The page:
Among the most prevalent and universal issues within the field of dermatology is inadequate sun protection. A wide range of changes to the skin — which include the development of melanoma, and other forms of skin cancer, as well as wrinkles and photodamage — are attributed to exposure to the sun, from which the effects can be permanent and life-threatening. Gainesville Dermatology & Skin Surgery offers comprehensive screening for skin cancer and melanoma, as well as dermatology surgery. For more information about dermatologist-treated skin conditions, or to schedule an appointment with a Gainesville dermatologist, contact us.
How To Prevent Sun Exposure
According to the American Academy of Dermatology, skin cancer is the most common type of cancer in the United States of America — one person dies every hour from melanoma, the deadliest form of skin cancer. The most preventable risk factor for skin cancer and melanoma is exposure to the sun’s harmful ultraviolet (UV) rays. Protect your skin with the following. For more information about melanoma treatment with our dermatology clinic, contact us today.
- Avoid sun exposure, especially between 9 a.m. and 4 p.m.
- Seek shade while outdoors during daylight hours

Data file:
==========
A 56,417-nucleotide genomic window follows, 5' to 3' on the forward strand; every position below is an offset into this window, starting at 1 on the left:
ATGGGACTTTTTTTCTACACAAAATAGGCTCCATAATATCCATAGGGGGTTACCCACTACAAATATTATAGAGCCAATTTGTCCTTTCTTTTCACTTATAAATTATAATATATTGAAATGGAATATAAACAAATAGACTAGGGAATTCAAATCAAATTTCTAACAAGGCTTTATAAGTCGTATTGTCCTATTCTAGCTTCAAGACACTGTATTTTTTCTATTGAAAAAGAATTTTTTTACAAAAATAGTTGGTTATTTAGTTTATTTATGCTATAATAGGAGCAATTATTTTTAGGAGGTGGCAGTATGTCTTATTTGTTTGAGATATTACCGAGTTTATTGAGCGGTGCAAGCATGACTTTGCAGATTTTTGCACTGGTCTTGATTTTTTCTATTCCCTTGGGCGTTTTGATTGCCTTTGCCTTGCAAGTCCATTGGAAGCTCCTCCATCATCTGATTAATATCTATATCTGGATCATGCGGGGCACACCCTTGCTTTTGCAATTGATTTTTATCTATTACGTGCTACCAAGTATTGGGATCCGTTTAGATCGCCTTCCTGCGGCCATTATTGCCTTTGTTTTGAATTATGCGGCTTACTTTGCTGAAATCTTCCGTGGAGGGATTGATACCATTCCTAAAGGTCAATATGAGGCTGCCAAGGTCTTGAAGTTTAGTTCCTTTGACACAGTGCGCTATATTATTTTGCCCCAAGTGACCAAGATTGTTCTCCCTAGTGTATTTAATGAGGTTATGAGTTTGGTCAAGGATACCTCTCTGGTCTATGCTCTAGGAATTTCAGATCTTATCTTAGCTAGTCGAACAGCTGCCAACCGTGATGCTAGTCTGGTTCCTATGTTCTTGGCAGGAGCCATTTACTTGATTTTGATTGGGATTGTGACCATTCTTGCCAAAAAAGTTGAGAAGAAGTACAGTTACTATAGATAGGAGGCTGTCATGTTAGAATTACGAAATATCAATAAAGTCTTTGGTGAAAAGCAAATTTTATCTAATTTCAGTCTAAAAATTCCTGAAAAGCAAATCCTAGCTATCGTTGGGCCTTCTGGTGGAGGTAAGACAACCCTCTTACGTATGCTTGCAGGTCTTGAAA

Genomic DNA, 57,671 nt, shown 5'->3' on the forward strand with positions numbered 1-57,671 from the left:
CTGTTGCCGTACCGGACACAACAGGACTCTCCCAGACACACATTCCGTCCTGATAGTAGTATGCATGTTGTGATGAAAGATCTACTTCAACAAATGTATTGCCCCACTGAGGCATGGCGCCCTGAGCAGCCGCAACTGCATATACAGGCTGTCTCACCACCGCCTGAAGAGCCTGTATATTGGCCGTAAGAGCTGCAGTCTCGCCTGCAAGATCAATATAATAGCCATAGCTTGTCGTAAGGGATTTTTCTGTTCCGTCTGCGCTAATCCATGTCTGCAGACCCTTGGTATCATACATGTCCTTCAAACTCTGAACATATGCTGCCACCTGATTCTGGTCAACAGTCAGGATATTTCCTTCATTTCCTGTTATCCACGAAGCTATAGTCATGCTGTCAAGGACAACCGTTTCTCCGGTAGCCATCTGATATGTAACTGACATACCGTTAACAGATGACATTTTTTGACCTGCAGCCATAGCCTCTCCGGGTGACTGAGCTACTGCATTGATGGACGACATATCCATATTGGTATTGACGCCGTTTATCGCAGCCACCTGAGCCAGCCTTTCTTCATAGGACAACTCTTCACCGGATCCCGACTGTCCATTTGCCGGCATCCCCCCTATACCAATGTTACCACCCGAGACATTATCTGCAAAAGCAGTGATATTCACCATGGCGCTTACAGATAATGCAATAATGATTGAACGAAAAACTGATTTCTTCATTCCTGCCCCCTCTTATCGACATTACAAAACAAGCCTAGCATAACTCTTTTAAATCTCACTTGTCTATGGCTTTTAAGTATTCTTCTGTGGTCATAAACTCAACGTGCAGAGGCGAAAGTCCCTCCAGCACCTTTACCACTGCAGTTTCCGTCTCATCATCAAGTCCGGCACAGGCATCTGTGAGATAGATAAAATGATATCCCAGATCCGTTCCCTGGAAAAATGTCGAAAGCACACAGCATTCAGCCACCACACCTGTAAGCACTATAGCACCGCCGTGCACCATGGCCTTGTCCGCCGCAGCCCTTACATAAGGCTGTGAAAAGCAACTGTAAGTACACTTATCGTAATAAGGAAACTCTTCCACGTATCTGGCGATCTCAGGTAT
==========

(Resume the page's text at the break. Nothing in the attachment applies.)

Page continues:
- Wear long-sleeve, protective clothing while outdoors
- Avoid surfaces that reflect light, such as water, concrete, and sand
- Never use tanning beds and sun lamps
- Apply sunscreen generously and regularly on a daily basis
Dermatologist-Recommended Sunscreen Tips
One of the most effective methods for preventing the development of skin cancer is the daily use and reapplication of dermatologist-approved sun protection products. Contact us to learn about the skin care products available at Gainesville Dermatology Aesthetic Center.
How Does Sunscreen Work?
Sunscreens are products which combine several ingredients that help prevent two types of harmful UV rays from penetrating the skin — long-wave ultraviolet A (UVA) and short-wave ultraviolet B (UVB). UVA rays penetrate deep into the dermis, the thickest layer of the skin and UVB rays typically burn superficial skin layers, while both UVA and UVB radiation promote the development of skin cancer and melanoma. Sunscreens vary widely in their abilities to adequately protect against UVA and UVB rays.
What Is SPF?